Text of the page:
Orange Order parades proceed across Northern Ireland

Almost 600 loyalist rallies to be held in North on Tuesday to celebrate the Twelfth of July

 

A resolution to one of the longest-running conflicts around parades in Northern Ireland was close, community workers and political leaders said.

Talks between the Orange Order and nationalist residents of the Ardoyne area in Belfast failed in the last few days before the loyalist Twelfth festivities began.

Almost 600 loyal order parades will take place across Northern Ireland on Tuesday to mark the Twelfth of July.

Parades are also being held in Kilkeel, Co Down and Portadown, Co Armagh. The Independent Loyal Orange Institution will hold a parade in Portglenone, Co Antrim.

Loyalists are commemorating the 326th anniversary of King William III’s victory over James II at the Battle of the Boyne in 1690.

Ardoyne has been a byword for violence on the Twelfth of July for many years - a volatile community interface with rioting loyalists or republicans separated by police.

Officers paid the price with injuries such as near-severed ears and fingers from flying masonry or other missiles hurled by angry mobs. A bystander was knocked down by a car driver last year.

This morning’s feeder parade by three Orange lodges attending the main Belfast event was peaceful, but the Orange Order will not be able to return the way it came, past the Ardoyne shops flashpoint.

Sinn Féin North Belfast Stormont Assembly member Gerry Kelly said: “Recently the residents and the Order were very close to a resolution of this very long-running issue around parades and protests and I hope that can be returned to in the near future.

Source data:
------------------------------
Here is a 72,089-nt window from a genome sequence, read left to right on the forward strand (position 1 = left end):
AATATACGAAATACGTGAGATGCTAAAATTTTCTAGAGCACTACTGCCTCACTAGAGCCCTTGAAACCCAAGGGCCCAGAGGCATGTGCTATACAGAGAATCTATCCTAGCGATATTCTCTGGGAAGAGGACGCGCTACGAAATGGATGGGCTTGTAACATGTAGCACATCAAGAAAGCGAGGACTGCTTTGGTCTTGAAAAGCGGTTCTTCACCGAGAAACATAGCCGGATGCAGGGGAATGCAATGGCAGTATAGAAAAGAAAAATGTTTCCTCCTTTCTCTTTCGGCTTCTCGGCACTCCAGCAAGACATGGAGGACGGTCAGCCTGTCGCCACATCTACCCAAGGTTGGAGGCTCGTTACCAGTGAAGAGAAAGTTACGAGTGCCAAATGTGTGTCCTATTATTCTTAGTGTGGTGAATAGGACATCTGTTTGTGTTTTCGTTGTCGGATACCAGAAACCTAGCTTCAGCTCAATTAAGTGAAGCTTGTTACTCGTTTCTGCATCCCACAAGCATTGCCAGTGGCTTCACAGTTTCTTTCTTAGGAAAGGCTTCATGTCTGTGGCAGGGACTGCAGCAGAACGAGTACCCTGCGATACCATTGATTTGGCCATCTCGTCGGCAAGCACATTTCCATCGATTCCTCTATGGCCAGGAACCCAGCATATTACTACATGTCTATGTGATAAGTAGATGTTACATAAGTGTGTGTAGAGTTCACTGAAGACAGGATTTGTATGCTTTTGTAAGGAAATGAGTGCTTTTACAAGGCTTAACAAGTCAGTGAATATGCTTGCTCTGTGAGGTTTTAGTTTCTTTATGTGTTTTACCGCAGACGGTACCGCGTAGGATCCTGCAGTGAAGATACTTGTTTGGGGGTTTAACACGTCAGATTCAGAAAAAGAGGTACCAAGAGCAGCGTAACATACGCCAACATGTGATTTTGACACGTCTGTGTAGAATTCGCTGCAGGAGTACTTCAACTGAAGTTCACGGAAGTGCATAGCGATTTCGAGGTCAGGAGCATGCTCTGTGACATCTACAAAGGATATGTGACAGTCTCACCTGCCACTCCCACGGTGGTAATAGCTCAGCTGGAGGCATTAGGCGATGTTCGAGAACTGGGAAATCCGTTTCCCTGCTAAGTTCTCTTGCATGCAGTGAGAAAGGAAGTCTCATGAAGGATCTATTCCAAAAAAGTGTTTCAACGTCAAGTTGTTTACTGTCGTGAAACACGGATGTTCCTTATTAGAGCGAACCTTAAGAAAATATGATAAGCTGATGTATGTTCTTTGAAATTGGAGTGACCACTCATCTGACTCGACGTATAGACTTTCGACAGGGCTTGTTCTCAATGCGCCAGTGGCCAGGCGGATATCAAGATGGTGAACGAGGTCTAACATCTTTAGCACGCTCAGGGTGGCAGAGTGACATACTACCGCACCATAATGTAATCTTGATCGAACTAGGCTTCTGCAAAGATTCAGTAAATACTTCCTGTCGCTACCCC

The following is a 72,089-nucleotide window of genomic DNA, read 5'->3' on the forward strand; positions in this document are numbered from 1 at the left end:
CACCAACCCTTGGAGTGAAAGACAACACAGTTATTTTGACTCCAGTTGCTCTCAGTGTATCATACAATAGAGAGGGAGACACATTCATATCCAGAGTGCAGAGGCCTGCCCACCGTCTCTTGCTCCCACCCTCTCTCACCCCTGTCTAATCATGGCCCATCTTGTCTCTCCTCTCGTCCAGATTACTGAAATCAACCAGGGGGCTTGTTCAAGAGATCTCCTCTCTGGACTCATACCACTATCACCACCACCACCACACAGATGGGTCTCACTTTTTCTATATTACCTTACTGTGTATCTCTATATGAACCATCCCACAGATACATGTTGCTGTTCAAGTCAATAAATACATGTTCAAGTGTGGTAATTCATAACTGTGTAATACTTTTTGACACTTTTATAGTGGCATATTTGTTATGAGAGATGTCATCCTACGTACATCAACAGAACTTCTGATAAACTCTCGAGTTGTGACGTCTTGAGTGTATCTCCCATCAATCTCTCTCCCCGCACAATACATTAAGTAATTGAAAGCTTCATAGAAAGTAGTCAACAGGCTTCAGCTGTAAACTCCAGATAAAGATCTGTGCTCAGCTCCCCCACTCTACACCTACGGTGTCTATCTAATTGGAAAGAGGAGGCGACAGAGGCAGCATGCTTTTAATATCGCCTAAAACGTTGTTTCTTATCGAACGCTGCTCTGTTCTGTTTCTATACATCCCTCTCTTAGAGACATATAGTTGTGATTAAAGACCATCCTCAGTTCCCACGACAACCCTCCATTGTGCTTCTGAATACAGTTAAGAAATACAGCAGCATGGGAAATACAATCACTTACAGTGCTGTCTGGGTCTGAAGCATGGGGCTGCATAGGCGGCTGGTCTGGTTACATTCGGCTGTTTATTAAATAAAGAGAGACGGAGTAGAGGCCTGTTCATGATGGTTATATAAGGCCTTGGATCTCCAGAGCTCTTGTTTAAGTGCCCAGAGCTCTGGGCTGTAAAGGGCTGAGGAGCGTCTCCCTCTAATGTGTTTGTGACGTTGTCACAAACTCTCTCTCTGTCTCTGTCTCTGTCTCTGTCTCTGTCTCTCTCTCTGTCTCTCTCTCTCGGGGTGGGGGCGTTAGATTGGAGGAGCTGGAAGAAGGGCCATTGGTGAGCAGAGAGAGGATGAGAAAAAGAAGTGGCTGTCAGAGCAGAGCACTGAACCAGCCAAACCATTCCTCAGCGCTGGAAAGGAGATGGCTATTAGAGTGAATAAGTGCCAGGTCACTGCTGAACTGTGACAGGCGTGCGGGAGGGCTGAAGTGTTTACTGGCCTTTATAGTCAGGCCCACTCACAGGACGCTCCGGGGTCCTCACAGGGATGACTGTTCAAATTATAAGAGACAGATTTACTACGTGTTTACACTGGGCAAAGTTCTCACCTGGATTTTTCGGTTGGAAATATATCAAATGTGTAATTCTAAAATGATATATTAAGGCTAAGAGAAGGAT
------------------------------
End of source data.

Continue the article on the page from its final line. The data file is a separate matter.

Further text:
Next generation

“Certainly I do not want to be standing here for the next five years and I don’t want the next generation to be going through any tension around the parading season.”

Republican protesters in Ardoyne chanted and held slogans proclaiming the loyal order was not welcome during the minutes it took them to pass down the Crumlin Road and past the shop fronts.

A long line of police, riot-ready with body armour but without batons or shields, separated the two.

A drummer with a flute band beat his drum enthusiastically just yards away as he passed. Orangemen in their Twelfth finery looked at the residents without speaking. Some would have been close enough to shake each other’s hands.

The largest and costliest security operation of the day will be rolled out later in Ardoyne. Air support, specialist firearm teams, water cannons and baton rounds will be available if needed.

Marchers and bandsmen will be stopped at police lines in the unionist Woodvale area close to where loyalists have maintained a protest camp at Twaddell Avenue for the past three years.

This morning, the Crumlin Ardoyne Residents Association (CARA) held a counter protest comprising of 60 people.

Separate picket

There was a separate picket from the hardline Greater Ardoyne Residents’ Collective (GARC), which was widely blamed for orchestrating disorder at these events during previous years and has vowed on social media to “mobilise hundreds” again.

Mr Kelly said there was a calmer mood this year, reflected during Monday night’s loyalist bonfire lighting.

“Last night I think was probably the quietest Eleventh Night I can remember, at least in many a year.